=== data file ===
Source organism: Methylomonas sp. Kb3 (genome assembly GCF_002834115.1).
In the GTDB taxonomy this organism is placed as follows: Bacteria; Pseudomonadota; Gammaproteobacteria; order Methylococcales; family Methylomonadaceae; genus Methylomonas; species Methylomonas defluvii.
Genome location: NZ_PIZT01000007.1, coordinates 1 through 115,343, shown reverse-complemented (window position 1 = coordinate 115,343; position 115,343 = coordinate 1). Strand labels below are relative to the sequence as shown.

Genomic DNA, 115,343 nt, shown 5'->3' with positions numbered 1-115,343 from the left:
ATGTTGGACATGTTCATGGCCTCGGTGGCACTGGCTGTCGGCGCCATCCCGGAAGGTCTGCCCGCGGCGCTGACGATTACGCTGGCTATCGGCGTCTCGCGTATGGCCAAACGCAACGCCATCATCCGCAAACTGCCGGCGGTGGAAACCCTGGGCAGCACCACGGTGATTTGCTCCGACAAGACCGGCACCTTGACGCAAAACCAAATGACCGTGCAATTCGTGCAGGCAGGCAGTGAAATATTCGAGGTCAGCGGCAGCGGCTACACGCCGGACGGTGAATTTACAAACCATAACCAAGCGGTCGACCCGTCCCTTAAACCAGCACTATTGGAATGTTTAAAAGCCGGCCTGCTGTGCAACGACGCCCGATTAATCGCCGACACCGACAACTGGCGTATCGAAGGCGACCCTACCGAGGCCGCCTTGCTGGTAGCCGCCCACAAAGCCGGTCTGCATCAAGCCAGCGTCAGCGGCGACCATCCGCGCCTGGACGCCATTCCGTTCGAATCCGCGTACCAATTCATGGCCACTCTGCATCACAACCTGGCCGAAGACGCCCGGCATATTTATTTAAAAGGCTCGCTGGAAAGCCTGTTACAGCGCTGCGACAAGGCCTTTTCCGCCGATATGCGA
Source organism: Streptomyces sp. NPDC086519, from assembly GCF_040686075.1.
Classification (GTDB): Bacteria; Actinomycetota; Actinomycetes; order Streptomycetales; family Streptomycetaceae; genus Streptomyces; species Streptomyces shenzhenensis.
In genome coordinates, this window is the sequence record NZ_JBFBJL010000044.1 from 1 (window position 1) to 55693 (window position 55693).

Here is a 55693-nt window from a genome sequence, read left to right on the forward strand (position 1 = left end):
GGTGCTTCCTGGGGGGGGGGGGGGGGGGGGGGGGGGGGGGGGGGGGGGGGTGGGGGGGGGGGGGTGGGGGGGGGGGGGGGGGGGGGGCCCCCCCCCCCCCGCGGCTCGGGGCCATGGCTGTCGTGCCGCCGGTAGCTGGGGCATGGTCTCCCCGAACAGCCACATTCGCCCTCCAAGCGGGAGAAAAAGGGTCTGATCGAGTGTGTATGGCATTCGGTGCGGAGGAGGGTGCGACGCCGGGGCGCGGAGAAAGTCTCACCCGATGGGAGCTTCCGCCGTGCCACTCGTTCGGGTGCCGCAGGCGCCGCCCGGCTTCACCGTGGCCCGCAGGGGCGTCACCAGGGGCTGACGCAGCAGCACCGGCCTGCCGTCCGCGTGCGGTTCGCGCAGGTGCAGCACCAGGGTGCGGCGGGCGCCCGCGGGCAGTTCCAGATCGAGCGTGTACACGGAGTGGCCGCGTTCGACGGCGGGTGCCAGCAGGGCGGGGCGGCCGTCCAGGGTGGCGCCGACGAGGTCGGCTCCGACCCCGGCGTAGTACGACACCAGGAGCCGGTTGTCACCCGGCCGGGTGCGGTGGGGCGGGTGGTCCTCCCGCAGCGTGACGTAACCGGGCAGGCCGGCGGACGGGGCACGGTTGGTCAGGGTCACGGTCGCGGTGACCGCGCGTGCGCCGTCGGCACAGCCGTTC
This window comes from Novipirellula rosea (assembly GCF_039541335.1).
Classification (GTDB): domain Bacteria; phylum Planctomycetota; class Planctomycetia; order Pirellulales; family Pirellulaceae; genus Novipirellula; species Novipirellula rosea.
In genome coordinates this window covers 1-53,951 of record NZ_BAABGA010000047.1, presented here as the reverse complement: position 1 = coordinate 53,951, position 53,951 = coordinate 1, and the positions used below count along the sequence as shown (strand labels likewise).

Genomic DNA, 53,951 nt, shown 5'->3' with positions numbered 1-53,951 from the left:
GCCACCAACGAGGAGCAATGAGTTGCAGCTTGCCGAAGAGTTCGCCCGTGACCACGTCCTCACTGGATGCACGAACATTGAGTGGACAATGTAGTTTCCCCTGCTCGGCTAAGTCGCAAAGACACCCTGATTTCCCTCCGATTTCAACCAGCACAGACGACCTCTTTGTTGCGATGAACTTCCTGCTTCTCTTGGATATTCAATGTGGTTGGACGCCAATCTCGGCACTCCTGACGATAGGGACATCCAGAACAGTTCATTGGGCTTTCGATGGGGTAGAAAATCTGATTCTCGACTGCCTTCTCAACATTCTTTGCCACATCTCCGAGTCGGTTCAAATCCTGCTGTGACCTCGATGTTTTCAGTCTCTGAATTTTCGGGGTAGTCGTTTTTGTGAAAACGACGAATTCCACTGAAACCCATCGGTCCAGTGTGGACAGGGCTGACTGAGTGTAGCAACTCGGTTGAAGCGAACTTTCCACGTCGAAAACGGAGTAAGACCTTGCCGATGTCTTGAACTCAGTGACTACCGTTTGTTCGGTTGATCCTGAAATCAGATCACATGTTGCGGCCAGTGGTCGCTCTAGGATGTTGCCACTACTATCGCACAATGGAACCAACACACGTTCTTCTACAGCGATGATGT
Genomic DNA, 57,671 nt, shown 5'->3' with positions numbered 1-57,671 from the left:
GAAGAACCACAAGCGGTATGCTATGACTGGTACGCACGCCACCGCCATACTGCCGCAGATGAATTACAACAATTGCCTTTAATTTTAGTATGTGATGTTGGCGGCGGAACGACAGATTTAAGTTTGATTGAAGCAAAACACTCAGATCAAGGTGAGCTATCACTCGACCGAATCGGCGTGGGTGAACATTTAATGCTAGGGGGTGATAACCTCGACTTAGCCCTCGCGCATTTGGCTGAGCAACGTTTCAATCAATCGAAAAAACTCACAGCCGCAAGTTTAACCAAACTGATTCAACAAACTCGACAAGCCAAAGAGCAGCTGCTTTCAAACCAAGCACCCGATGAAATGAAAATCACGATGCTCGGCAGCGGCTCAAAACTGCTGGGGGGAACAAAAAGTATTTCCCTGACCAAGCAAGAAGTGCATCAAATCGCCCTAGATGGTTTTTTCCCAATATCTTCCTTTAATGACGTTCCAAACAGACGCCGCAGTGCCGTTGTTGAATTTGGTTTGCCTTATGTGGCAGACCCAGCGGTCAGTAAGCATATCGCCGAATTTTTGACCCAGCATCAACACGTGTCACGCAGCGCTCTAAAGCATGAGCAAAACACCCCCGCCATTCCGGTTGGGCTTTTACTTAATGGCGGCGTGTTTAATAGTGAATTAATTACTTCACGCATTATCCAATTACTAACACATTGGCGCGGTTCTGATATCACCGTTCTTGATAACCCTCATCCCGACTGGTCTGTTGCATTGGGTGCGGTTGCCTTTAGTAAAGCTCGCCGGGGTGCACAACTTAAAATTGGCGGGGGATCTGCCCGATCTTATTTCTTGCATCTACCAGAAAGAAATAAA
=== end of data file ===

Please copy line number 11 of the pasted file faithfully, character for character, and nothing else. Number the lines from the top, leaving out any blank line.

This window comes from Novipirellula rosea (assembly GCF_039541335.1).